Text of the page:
The relevant scholarly literature seems to have started with Noel Ignatiev’s book “How the Irish Became White,” and taken off from there. But what the relevant authors mean by white is ahistorical. They are referring to a stylized, sociological or anthropological understanding of “whiteness,” which means either “fully socially accepted as the equals of Americans of Anglo-Saxon and Germanic stock,” or, in the more politicized version, “an accepted part of the dominant ruling class in the United States.”Some of my graduate research in history involved looking into Irish immigration to the US from the 1830s to 1850s and the nativist response to it. At the time, the Irish were considered white even by the Anglo-Saxon Americans who opposed them. Race was understood quite differently then than it is now (as Bernstein points out later in the article), and the idea that the Irish were not white when they arrived uses today's race and ethnic studies definitions and projects them onto American society in the past. It has nothing to do with how Americans in the 19th century viewed the Irish and everything to do with how race and ethnic studies researchers view race today.
Those may be interesting sociological and anthropological angles to pursue, but it has nothing to do with whether the relevant groups were considered to be white.
Here are some objective tests as to whether a group was historically considered “white” in the United States: Were members of the group allowed to go to “whites-only” schools in the South, or otherwise partake of the advantages that accrued to whites under Jim Crow? Were they ever segregated in schools by law, anywhere in the United States, such that “whites” went to one school, and the group in question was relegated to another? When laws banned interracial marriage in many states (not just in the South), if a white Anglo-Saxon wanted to marry a member of the group, would that have been against the law? Some labor unions restricted their membership to whites. Did such unions exclude members of the group in question? Were members of the group ever entirely excluded from being able to immigrate to the United States, or face special bans or restrictions in becoming citizens?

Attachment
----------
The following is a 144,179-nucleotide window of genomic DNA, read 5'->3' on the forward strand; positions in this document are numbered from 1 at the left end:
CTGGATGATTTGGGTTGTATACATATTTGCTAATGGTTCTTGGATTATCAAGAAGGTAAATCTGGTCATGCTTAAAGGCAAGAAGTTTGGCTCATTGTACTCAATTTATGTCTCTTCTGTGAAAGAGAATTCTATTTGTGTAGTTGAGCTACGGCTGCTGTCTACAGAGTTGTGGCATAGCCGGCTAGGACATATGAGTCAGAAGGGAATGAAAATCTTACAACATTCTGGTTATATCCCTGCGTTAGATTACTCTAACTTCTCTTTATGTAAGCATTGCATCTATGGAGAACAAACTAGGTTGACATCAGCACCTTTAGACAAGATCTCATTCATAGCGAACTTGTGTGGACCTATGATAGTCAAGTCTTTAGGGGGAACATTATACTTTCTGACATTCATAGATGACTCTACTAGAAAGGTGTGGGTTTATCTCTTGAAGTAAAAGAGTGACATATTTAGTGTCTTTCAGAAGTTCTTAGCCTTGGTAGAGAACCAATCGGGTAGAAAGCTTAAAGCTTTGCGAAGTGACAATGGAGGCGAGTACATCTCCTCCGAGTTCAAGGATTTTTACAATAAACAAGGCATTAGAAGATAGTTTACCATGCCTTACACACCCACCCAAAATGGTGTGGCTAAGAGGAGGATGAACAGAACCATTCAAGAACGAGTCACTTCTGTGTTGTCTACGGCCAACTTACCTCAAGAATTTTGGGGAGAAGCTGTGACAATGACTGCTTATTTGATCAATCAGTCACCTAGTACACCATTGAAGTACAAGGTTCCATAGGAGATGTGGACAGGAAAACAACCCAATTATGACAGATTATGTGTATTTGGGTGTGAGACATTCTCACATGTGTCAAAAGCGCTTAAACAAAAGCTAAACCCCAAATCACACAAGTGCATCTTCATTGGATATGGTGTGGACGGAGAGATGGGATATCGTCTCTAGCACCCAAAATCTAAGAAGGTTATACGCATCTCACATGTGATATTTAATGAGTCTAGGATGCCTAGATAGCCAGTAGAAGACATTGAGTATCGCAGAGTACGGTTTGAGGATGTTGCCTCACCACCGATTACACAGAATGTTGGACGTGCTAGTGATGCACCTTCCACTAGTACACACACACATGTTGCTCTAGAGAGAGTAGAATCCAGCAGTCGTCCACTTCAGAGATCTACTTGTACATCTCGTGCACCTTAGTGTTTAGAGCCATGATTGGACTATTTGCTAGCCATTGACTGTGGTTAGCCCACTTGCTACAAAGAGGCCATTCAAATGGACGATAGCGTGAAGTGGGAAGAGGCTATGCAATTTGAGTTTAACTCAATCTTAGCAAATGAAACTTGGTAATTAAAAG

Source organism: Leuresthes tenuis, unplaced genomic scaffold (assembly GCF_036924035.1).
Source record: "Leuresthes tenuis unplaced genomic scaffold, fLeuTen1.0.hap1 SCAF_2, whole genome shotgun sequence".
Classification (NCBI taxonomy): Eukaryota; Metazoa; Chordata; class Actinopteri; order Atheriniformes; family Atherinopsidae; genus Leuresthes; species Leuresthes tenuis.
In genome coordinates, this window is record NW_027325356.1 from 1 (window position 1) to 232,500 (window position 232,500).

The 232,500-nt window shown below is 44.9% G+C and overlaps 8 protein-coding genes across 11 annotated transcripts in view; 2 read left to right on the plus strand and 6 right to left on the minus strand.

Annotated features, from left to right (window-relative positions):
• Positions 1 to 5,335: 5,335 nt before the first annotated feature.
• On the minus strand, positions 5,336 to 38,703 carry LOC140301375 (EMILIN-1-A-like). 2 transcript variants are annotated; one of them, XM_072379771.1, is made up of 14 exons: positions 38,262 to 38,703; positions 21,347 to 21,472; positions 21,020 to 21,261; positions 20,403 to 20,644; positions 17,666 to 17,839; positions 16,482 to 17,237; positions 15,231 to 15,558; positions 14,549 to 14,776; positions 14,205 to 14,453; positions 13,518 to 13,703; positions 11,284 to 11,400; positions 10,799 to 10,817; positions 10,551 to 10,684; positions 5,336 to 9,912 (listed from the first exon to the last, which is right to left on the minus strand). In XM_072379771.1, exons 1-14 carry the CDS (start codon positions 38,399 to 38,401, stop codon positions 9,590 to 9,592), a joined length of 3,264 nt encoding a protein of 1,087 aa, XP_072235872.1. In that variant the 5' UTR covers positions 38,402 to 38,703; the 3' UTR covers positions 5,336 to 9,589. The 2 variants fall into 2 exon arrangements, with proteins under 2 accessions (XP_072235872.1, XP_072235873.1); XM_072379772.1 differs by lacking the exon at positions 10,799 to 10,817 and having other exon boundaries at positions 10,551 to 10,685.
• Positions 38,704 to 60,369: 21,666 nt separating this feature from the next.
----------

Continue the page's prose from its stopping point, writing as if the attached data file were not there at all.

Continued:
If you use such objective tests, you find that Irish, Jews, Italians and other white ethnics were indeed considered white by law and by custom (as in the case of labor unions).
One factor that Bernstein does not touch on, probably because it is not widely recognized, is that nativism in America prior to the Civil War was not about immigration per se but rather religion. The nativists had no problem with many other immigrant groups coming in, but they had huge objections to Catholic immigration.
Read nativist writings and over and over you will read about how Catholics can never be true Americans because they owe their final allegiance to the Pope, whom nativists often depicted as a foreign prince. As millions of Catholics poured into the US, they developed a separate Catholic school system, avoiding one of the main ways immigrants were assimilated in the North. There were legal battles fought over whether states could mandate that schools use the Protestant version of the Bible (it wasn't questioned that they could mandate study of the Bible). The separate school system and various other Catholic social organizations that sprang up seemed like an effort by the whole population of Catholic immigrants to avoid becoming American. That's why the "nativists" (an epithet invented by their political enemies) called themselves "native Americans" and formed the American Party. As Catholics became important voting blocks in Northern cities and began to exercise political power, the nativists began to view mass Catholic immigration as an invasion by a foreign power.
All of this built on centuries of anti-Catholic sentiment in England which came to America early on. The Puritans, after all, wanted to purify the Church of England of all its Catholic aspects. Anti-Catholic bigotry was probably the oldest kind of bigotry in the American colonies, and it continued into the new nation. I've read that at the Constitutional Convention there was a debate over whether Catholics should be allowed to vote. The winning argument was that there were so few of them in the nation that it couldn't hurt anything to let them vote. That began to change with Irish immigration during the famines.